What was that again, something about how liberals rename something?

Pwned again, Clayton.

#25 | Posted by Hans at 2018-12-12 10:30 AM | Reply

So far the only studies i've seen indicate that Medicare for all would cost less than we currently pay for healthcare. Yes, you'll be paying that money to the government instead of an insurance company and hospital. But if it's less than you currently pay, why would you care?

#26 | Posted by JOE at 2018-12-12 10:31 AM | Reply

But if it's less than you currently pay, why would you care?

#26 | POSTED BY JOE

That's a fair question. My answer is that our government has consistently proven that it's unwilling and incapable of paying its current obligations as evidenced by the debt, deficits and their trajectory and unfunded liabilities. Until the government does what it needs to do (a combination of spending cuts, structural reform and tax increases) I will staunchly oppose adding any new spending especially something as massive as single payer.

#27 | Posted by JeffJ at 2018-12-12 10:37 AM | Reply

#27 What if the funds paid into Medicare for all were earmarked only for that program, and it was funded at a level that exceeds all reasonable estimates? Why would you oppose it at that point?

#28 | Posted by JOE at 2018-12-12 10:52 AM | Reply

#27 What if the funds paid into Medicare for all were earmarked only for that program, and it was funded at a level that exceeds all reasonable estimates? Why would you oppose it at that point?

#28 | POSTED BY JOE

Another fair question. The answer is still no. Social Security was held in a lock-box but in the '90's it was merged into the general trust which is what created the brief surplus. Even if Medicare-for-all was funded separately with a new FICA-like tax to fund it, the overall funding of our government problem is still there and is even more difficult to tackle from a revenue standpoint as we will have just added massive new spending obligations.

#29 | Posted by JeffJ at 2018-12-12 10:58 AM | Reply

The answer is still no.

Of course it is.

Funny how principled you are when it comes to spending money on regular people and not corporations and billionaires.

#30 | Posted by JOE at 2018-12-12 11:00 AM | Reply | Newsworthy 1

the overall funding of our government problem is still there and is even more difficult to tackle from a revenue standpoint as we will have just added massive new spending obligations.

If you create a new program that is entirely paid for, and costs less than people currently pay for that service, it will literally have zero impact on other spending. Stop inventing reasons to oppose something when the real reason is "me no likey."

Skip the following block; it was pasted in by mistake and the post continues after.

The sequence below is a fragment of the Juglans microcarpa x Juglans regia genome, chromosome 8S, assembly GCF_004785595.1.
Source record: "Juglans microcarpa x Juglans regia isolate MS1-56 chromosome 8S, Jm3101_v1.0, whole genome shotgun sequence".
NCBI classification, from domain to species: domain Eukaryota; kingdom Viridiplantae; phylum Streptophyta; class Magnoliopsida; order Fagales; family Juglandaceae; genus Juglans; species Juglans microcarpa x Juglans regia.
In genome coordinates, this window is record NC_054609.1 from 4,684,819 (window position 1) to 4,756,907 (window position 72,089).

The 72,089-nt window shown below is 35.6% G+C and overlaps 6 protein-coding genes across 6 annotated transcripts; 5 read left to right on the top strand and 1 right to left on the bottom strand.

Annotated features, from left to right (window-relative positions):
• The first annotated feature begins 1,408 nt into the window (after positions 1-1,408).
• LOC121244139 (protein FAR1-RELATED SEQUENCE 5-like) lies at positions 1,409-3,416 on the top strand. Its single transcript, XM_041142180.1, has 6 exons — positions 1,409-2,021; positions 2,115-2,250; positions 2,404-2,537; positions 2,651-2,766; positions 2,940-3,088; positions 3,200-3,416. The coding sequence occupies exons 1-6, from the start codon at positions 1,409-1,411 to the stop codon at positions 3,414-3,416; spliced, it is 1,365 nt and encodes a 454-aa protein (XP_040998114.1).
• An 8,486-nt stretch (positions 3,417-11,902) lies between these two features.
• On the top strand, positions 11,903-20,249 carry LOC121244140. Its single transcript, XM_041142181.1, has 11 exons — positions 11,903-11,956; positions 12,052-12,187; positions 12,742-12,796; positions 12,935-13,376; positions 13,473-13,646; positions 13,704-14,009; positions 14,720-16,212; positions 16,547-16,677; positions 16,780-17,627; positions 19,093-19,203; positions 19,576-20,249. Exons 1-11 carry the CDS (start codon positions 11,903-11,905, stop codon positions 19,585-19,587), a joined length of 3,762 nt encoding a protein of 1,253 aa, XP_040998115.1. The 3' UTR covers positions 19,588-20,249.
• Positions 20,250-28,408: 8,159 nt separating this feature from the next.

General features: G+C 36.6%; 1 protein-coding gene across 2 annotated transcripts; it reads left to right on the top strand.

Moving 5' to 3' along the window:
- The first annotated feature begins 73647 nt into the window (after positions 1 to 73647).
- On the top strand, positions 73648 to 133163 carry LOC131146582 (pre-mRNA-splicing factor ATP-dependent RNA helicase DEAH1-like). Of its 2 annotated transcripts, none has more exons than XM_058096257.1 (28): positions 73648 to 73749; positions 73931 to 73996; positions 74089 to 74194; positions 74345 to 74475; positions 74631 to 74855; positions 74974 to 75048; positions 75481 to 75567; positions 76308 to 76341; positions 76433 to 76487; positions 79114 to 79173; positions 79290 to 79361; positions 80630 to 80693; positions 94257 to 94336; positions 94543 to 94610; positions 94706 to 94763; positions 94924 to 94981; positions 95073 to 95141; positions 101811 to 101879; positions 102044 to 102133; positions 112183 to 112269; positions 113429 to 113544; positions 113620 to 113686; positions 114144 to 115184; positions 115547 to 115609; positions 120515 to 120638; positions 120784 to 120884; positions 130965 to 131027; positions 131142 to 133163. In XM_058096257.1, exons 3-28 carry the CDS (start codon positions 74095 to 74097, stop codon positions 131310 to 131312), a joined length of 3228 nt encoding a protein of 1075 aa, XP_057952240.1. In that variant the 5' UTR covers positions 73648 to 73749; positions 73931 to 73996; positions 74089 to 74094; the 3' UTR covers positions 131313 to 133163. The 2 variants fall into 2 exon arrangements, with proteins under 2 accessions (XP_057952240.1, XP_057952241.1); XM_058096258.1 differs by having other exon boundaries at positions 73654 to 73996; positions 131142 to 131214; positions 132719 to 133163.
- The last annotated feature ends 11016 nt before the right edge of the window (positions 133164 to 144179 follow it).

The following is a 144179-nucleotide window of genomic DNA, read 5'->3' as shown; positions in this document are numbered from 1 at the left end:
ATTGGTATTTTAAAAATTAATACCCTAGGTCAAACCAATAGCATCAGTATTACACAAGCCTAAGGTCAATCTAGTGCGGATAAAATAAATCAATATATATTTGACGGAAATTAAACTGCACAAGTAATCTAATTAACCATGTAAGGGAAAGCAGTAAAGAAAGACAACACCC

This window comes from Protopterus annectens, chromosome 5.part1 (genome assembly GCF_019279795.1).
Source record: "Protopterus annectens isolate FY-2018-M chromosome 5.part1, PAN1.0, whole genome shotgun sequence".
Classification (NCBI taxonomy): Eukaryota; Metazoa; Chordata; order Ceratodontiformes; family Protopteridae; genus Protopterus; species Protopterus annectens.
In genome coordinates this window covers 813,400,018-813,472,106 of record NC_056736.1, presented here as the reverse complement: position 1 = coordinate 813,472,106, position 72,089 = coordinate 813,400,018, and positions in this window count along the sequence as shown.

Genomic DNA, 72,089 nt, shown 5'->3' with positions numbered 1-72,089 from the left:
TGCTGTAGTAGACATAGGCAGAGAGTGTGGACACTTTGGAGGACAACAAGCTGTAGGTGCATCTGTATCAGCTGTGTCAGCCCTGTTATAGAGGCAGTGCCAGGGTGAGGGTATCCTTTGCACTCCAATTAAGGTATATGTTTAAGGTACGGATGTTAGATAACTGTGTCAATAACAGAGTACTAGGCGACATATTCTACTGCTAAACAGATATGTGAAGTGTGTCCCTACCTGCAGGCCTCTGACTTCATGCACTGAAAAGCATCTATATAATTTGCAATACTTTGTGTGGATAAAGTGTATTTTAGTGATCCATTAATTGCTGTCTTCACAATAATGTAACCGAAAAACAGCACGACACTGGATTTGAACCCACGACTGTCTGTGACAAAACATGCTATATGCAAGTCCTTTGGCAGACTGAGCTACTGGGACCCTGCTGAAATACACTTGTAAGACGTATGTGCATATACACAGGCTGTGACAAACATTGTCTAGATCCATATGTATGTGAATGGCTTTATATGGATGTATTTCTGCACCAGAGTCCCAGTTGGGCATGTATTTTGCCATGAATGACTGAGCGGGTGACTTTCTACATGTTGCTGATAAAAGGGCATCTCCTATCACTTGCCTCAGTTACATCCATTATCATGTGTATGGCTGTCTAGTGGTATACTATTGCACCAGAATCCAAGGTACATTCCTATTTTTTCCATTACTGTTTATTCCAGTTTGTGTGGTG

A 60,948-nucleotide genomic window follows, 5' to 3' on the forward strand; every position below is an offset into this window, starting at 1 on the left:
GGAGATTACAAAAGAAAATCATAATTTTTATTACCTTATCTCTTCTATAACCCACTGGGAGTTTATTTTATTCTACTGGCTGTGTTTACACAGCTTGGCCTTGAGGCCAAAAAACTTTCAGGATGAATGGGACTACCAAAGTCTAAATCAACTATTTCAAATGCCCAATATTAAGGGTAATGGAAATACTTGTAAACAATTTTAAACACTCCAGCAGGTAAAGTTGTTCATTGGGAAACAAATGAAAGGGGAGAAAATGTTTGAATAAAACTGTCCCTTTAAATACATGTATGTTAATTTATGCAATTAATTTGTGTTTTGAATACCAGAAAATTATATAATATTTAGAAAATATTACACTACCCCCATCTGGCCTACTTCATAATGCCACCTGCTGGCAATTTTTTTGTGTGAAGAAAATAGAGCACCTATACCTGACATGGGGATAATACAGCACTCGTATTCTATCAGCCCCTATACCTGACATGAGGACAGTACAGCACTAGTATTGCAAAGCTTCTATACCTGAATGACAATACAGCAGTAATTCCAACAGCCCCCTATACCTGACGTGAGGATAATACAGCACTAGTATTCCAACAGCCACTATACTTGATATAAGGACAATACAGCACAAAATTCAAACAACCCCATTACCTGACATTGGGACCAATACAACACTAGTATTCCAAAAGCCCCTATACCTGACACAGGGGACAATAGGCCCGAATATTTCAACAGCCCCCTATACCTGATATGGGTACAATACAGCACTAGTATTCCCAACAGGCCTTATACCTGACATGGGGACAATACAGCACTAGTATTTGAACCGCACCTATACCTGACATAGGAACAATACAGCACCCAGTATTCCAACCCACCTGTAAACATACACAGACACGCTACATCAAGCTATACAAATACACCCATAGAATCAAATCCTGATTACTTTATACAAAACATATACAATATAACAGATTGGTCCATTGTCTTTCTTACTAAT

#31 | Posted by JOE at 2018-12-12 11:02 AM | Reply

Once a person understands what it is and what it entails, it gets even less popular.

#23 | Posted by boaz

You really do live in a self-created bullsh** bubble, don't you?

You do realize that even if you're paying higher "taxes", you're not paying premiums, copays will likely be lower and out of pocket costs lower.

Hell, why are you even bitching about it. You take advantage of your government provided healthcare, don't you?

#32 | Posted by jpw at 2018-12-12 11:12 AM | Reply

Piss off, Joe.

I gave you my reasoning and it is principled.

#33 | Posted by JeffJ at 2018-12-12 11:20 AM | Reply

Single payer is not Utopia.

It comes with positive and negative tradeoffs. Quality of care and access to care (in terms of wait times) are diminished. Care is also rationed. On the whole, it is a better overall value than what we currently have. Keep in mind - most people who have health insurance have it through their employer and 85% of people are happy with what they have. Taking that away is extremely difficult politically.

#34 | Posted by JeffJ at 2018-12-12 11:23 AM | Reply

Single payer is a fool's errand.

You're not going to get it all at once.

A public option will get you there within several years as it opens the door for government to regulate private insurance out of business effectively forcing everyone to take the public option.

#35 | Posted by JeffJ at 2018-12-12 11:27 AM | Reply

Quality of care and access to care (in terms of wait times) are diminished.

Oh the trials and tribulations of those at the top of the pyramid.

For a large large number of people, the opposite is true under single payer-they finally get access to proper care and treatments to make meaningful differences in their lives.

And to address your issue, make the system such that supplemental insurance is available for those who can afford it and want it.

#36 | Posted by jpw at 2018-12-12 11:27 AM | Reply

"Social Security was held in a lock-box but in the '90's it was merged into the general trust which is what created the brief surplus."

Not true at all. It was Reagan, in the 80s, who broke into the SS trust fund. And Clinton delivered TRUE surplus budgets, not even counting overcollections from SS. Then Bush and Cheney chose to reset America's fiscal sights toward endless deficits.

#37 | Posted by Danforth at 2018-12-12 11:30 AM | Reply

As always, it's the GOP who breaks things then acts like they're the ones who know how to fix it.

#38 | Posted by jpw at 2018-12-12 11:32 AM | Reply

"As always, it's the GOP who breaks things then acts like they're the ones who know how to fix it." - #38 | Posted by jpw at 2018-12-12 11:32 AM

"The Republicans are the party that says government doesn't work and then they get elected and prove it." - P. J. O'Rourke

#39 | Posted by Hans at 2018-12-12 11:35 AM | Reply | Newsworthy 1

"I gave you my reasoning and it is principled."

Not for the reasons you're claiming.

And once again, you're using Republican Math.